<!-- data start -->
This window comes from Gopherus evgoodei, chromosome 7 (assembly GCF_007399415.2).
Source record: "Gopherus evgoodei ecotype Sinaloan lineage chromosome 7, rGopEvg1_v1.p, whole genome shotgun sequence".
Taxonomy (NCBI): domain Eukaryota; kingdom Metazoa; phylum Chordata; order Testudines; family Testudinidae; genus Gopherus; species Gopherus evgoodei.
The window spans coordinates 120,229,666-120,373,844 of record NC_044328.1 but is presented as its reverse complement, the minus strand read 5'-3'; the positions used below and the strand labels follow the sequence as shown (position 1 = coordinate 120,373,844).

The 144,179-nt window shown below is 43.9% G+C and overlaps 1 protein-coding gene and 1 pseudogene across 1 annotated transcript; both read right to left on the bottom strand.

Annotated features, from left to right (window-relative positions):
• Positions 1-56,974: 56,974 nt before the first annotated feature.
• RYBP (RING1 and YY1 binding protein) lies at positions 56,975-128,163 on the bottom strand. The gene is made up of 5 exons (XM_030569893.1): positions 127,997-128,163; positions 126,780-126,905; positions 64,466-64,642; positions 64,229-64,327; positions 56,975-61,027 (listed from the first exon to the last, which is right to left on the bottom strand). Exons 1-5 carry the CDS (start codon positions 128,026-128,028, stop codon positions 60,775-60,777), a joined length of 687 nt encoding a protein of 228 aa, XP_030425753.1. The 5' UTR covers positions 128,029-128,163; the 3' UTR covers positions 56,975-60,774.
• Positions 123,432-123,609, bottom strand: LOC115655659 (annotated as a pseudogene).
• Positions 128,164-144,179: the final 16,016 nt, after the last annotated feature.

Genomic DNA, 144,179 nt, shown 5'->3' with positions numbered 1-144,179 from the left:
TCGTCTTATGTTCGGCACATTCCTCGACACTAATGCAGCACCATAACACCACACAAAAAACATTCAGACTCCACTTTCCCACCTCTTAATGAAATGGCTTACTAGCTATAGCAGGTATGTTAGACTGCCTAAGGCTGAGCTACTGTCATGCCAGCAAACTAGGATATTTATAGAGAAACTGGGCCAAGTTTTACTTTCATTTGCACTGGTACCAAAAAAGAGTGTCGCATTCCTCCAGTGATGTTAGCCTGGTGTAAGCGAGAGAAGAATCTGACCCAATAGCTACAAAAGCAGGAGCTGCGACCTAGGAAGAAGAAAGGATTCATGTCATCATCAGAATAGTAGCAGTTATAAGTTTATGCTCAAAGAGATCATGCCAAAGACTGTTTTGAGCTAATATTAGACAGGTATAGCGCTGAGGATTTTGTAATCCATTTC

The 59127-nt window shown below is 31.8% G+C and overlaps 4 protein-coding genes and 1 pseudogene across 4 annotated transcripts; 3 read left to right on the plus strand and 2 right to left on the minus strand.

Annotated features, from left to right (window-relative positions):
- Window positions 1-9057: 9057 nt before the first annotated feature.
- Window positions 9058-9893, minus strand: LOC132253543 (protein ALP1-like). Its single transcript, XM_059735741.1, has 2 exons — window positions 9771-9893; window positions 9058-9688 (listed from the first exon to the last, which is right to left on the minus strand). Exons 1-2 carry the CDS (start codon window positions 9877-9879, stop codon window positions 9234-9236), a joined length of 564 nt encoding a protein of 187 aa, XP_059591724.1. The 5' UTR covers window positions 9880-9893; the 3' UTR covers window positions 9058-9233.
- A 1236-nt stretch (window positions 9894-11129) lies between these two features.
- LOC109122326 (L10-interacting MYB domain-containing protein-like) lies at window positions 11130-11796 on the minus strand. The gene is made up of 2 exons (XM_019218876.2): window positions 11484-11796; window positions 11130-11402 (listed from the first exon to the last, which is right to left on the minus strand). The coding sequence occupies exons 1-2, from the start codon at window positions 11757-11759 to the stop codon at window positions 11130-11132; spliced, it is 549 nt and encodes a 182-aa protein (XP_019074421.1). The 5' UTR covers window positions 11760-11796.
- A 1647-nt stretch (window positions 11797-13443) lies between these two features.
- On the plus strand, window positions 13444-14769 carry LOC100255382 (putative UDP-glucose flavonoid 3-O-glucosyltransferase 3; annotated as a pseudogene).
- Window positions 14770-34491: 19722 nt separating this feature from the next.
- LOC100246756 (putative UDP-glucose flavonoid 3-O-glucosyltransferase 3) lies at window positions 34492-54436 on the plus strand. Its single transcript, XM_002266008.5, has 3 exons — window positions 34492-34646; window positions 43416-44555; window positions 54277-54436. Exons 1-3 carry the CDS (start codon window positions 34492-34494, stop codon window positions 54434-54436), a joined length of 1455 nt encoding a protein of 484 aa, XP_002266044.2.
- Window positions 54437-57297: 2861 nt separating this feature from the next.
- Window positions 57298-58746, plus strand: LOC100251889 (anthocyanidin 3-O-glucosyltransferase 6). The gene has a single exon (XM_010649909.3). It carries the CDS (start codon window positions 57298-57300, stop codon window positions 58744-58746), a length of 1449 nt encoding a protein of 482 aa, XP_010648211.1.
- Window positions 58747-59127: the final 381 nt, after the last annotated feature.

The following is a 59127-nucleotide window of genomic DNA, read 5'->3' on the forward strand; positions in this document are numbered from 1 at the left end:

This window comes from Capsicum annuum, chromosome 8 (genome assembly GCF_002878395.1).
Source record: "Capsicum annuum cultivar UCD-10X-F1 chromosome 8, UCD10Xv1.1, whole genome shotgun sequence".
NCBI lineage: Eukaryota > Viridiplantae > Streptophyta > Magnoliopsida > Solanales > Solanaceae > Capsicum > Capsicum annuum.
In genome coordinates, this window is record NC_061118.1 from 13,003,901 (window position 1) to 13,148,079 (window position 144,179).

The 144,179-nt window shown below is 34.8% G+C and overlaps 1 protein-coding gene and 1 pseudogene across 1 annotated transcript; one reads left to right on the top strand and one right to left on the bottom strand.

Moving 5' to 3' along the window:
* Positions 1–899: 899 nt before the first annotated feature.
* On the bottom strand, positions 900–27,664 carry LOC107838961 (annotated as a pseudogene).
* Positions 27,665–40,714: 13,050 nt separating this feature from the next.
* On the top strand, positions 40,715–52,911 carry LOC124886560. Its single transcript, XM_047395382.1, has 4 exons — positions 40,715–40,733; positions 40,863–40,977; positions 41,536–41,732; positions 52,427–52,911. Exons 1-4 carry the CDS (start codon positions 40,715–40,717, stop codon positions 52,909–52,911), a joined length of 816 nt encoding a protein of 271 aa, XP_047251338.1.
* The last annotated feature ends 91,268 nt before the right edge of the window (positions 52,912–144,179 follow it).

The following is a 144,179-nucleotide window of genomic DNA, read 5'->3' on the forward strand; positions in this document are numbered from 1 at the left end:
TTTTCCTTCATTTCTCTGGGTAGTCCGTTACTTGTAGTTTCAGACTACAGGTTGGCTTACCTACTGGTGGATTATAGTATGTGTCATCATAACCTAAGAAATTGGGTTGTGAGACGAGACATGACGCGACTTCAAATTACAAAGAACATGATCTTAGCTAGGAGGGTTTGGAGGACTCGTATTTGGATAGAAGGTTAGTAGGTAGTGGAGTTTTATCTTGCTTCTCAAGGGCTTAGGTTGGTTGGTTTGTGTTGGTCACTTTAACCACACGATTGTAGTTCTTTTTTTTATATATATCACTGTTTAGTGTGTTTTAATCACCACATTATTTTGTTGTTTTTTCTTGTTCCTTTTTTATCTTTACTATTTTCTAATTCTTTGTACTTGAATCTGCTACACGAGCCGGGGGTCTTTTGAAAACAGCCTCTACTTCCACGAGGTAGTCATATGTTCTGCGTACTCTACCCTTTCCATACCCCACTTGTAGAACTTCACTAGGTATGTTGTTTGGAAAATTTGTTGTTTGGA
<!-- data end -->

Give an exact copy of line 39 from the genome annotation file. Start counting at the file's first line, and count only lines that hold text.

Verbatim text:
TTTTCCTTCATTTCTCTGGGTAGTCCGTTACTTGTAGTTTCAGACTACAGGTTGGCTTACCTACTGGTGGATTATAGTATGTGTCATCATAACCTAAGAAATTGGGTTGTGAGACGAGACATGACGCGACTTCAAATTACAAAGAACATGATCTTAGCTAGGAGGGTTTGGAGGACTCGTATTTGGATAGAAGGTTAGTAGGTAGTGGAGTTTTATCTTGCTTCTCAAGGGCTTAGGTTGGTTGGTTTGTGTTGGTCACTTTAACCACACGATTGTAGTTCTTTTTTTTATATATATCACTGTTTAGTGTGTTTTAATCACCACATTATTTTGTTGTTTTTTCTTGTTCCTTTTTTATCTTTACTATTTTCTAATTCTTTGTACTTGAATCTGCTACACGAGCCGGGGGTCTTTTGAAAACAGCCTCTACTTCCACGAGGTAGTCATATGTTCTGCGTACTCTACCCTTTCCATACCCCACTTGTAGAACTTCACTAGGTATGTTGTTTGGAAAATTTGTTGTTTGGA